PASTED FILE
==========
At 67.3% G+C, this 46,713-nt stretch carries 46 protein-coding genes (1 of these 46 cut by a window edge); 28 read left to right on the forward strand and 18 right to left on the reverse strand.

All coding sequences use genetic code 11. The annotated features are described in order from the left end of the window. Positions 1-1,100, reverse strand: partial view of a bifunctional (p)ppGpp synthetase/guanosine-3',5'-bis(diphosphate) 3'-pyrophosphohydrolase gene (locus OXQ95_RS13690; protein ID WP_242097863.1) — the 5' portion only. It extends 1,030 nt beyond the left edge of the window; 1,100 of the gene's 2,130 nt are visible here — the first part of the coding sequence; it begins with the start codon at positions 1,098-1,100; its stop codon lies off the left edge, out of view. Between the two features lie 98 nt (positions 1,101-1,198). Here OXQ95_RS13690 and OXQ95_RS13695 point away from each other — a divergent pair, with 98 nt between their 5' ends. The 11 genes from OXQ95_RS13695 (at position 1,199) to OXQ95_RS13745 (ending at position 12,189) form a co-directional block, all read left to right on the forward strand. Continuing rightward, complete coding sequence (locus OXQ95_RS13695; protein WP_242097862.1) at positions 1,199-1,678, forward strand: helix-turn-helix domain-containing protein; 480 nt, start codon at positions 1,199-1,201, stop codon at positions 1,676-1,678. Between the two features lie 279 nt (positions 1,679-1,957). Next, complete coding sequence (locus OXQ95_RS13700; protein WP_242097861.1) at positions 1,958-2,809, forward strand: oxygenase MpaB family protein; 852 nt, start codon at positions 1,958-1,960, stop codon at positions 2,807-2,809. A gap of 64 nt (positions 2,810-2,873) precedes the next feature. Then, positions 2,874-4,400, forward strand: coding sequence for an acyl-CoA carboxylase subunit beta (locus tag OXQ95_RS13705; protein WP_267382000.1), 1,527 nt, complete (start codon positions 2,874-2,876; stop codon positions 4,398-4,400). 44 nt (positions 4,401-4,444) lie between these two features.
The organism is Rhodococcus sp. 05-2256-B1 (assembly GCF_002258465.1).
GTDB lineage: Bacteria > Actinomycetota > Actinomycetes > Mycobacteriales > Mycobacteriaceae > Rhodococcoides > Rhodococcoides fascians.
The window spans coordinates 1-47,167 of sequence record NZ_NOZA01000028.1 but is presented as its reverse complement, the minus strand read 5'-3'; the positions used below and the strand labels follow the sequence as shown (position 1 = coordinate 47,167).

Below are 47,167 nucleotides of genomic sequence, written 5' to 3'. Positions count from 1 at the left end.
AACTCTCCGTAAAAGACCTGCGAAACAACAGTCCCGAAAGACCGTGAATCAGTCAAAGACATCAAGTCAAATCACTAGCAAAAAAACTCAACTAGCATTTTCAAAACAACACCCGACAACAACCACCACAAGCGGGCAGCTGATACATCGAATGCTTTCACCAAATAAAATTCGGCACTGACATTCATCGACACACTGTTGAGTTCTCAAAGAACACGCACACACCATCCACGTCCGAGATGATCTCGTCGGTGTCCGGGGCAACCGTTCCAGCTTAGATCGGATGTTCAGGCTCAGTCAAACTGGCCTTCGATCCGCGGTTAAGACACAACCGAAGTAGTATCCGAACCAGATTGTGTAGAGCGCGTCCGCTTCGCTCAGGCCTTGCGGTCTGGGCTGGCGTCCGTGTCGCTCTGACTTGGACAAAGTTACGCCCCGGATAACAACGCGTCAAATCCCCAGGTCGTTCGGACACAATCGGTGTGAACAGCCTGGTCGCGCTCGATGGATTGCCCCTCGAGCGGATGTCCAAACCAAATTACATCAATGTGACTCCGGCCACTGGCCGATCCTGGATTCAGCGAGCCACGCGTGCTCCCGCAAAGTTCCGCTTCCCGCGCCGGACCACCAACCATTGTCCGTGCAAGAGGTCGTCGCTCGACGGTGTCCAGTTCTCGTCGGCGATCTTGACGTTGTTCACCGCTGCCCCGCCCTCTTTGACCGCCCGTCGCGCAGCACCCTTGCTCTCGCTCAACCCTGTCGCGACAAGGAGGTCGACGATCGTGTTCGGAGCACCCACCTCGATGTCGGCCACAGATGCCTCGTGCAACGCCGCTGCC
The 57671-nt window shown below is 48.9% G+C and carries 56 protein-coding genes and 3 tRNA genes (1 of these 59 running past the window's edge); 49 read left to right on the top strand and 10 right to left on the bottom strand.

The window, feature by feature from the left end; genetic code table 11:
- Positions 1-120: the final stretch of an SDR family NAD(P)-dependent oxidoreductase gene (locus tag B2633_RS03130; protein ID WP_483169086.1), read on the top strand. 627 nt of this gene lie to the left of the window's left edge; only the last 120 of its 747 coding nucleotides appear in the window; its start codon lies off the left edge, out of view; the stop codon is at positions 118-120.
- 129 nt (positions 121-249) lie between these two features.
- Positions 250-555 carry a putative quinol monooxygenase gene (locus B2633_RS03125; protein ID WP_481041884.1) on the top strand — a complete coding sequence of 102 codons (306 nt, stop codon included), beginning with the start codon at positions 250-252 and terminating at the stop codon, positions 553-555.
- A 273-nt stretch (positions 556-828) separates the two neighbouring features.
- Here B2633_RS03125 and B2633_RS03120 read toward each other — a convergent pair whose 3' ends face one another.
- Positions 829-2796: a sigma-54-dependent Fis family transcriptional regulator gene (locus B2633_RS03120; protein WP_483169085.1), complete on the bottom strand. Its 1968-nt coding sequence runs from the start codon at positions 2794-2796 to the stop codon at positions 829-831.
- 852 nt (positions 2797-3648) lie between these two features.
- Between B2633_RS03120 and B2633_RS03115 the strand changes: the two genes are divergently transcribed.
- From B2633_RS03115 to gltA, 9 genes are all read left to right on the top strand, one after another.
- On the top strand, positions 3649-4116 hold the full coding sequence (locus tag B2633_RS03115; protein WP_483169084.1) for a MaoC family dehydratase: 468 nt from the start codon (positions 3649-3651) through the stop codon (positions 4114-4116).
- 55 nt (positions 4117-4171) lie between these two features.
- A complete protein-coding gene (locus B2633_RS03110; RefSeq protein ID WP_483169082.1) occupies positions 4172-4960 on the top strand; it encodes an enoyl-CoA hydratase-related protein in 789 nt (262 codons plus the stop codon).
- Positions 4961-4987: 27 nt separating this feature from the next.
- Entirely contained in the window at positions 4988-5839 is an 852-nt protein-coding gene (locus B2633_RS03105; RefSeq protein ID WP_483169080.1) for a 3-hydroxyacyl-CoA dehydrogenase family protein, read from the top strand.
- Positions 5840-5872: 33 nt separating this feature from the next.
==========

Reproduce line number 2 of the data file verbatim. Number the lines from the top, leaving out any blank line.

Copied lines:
All coding sequences use genetic code 11. The annotated features are described in order from the left end of the window. Positions 1-1,100, reverse strand: partial view of a bifunctional (p)ppGpp synthetase/guanosine-3',5'-bis(diphosphate) 3'-pyrophosphohydrolase gene (locus OXQ95_RS13690; protein ID WP_242097863.1) — the 5' portion only. It extends 1,030 nt beyond the left edge of the window; 1,100 of the gene's 2,130 nt are visible here — the first part of the coding sequence; it begins with the start codon at positions 1,098-1,100; its stop codon lies off the left edge, out of view. Between the two features lie 98 nt (positions 1,101-1,198). Here OXQ95_RS13690 and OXQ95_RS13695 point away from each other — a divergent pair, with 98 nt between their 5' ends. The 11 genes from OXQ95_RS13695 (at position 1,199) to OXQ95_RS13745 (ending at position 12,189) form a co-directional block, all read left to right on the forward strand. Continuing rightward, complete coding sequence (locus OXQ95_RS13695; protein WP_242097862.1) at positions 1,199-1,678, forward strand: helix-turn-helix domain-containing protein; 480 nt, start codon at positions 1,199-1,201, stop codon at positions 1,676-1,678. Between the two features lie 279 nt (positions 1,679-1,957). Next, complete coding sequence (locus OXQ95_RS13700; protein WP_242097861.1) at positions 1,958-2,809, forward strand: oxygenase MpaB family protein; 852 nt, start codon at positions 1,958-1,960, stop codon at positions 2,807-2,809. A gap of 64 nt (positions 2,810-2,873) precedes the next feature. Then, positions 2,874-4,400, forward strand: coding sequence for an acyl-CoA carboxylase subunit beta (locus tag OXQ95_RS13705; protein WP_267382000.1), 1,527 nt, complete (start codon positions 2,874-2,876; stop codon positions 4,398-4,400). 44 nt (positions 4,401-4,444) lie between these two features.